Is Iran Sending Gasoline Left Overs to Venezuela and is it Not Affected by US Sanctions as Guaido Claims?

By Mision Verdad – May 24, 2020

Undoubtedly, the shipment of five Iranian tankers loaded with gasoline and chemical additives to the Venezuelan refineries represents the most relevant event so far this year in the South American country.

The staggered path and arrival of these five ships has a remarkable geopolitical implication: cooperation between the Islamic Republic of Iran and Venezuela on oil has challenged the US embargo and has placed the Trump Administration in a difficult position to defend in public opinion his “maximum pressure” campaign which includes the use of aggressive economic sanctions with the purpose of stifling the social life of the Venezuelan and Iranian populations.

Tension was the common attribute of this week, and as ships neared the Caribbean Sea, speculation grew as to whether the United States would directly retaliate against the ships, as a US official had already told Reuters on condition of anonymity.

However, until the last ship arrives and unloads its contents in Venezuelan territory, it cannot be safely stated that Washington will not take any action, taking advantage of the Air Command deployment in the Caribbean Sea of the Southern Command ordered by Trump in the framework of an alleged anti-narcotics operation in early April.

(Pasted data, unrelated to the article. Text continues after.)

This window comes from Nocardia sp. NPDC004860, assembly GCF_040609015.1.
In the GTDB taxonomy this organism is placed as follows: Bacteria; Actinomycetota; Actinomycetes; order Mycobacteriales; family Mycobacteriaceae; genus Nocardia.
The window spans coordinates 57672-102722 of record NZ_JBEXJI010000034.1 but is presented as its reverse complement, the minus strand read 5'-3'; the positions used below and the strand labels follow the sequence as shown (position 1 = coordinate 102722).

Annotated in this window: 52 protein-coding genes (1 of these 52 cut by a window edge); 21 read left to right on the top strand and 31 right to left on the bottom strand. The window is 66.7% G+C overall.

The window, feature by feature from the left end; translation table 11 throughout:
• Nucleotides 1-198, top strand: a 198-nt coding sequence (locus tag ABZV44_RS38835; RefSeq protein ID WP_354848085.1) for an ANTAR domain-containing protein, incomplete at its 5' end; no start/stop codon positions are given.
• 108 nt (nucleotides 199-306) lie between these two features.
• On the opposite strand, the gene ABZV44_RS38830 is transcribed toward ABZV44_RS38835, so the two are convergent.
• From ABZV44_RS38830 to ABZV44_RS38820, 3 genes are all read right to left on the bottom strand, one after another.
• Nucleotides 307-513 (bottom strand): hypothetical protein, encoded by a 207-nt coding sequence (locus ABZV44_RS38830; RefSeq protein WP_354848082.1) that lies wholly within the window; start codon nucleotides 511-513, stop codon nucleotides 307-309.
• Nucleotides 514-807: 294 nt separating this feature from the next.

From different main stream media outlets, information began to emerge that indicated that actions could be taken to interfere with the destination of the tankers, given that both countries are subject to illegal sanctions that have tried to hinder the marketing of their oil products.

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The Iranian ship Fortune is escorted by the patrol vessel PO-13 AB Yekuana of the Venezuelan Navy. Photo: Ceofanb

At the United Nations, Iran and Venezuela warned of this possibility and the implications it would have. The Venezuelan Navy and Aviation announced that they would escort the ships to guarantee their safe access to the country’s territorial waters.

The vessel the Fortune, the first of five tankers that have traveled more than 12,000 kilometers, has already entered Venezuela and is heading to the El Palito refinery, located in the central region of Venezuela. The rest of the flotilla sent from the Persian country is expected to enter the country in the next few hours and days.

The Iranian ship Fortune is escorted by the patrol vessel PO-13 AB Yekuana of the Venezuelan Navy. Photo: Ceofanb

The issue of Iranian ships positioned itself at the center of the political and media agenda, drawing reactions of all kinds.

As is already a custom, the extremist wing of anti-Chavismo represented by the deputy Juan Guaidó questioned the shipment of gasoline and stressed its blind support for the campaign of “maximum pressure” in Washington that has caused the gasoline shortage in the country, affecting the transportation of food, medicine and Covid-19 patients.

Juan Guaidó issued a statement to align his story and warm up his fans. With the usual juggling, the statement demonized Iran (linking it without evidence to “international terrorism”) and underestimated the damaging power of illegal sanctions against the Persian country.

In Guaidó’s logic, the shipment of gasoline from Iran “demonstrated” that the sanctions do not have a negative impact on the oil activities of both countries. This was a new attempt to blame the current management of fuel shortages on the Venezuelan government.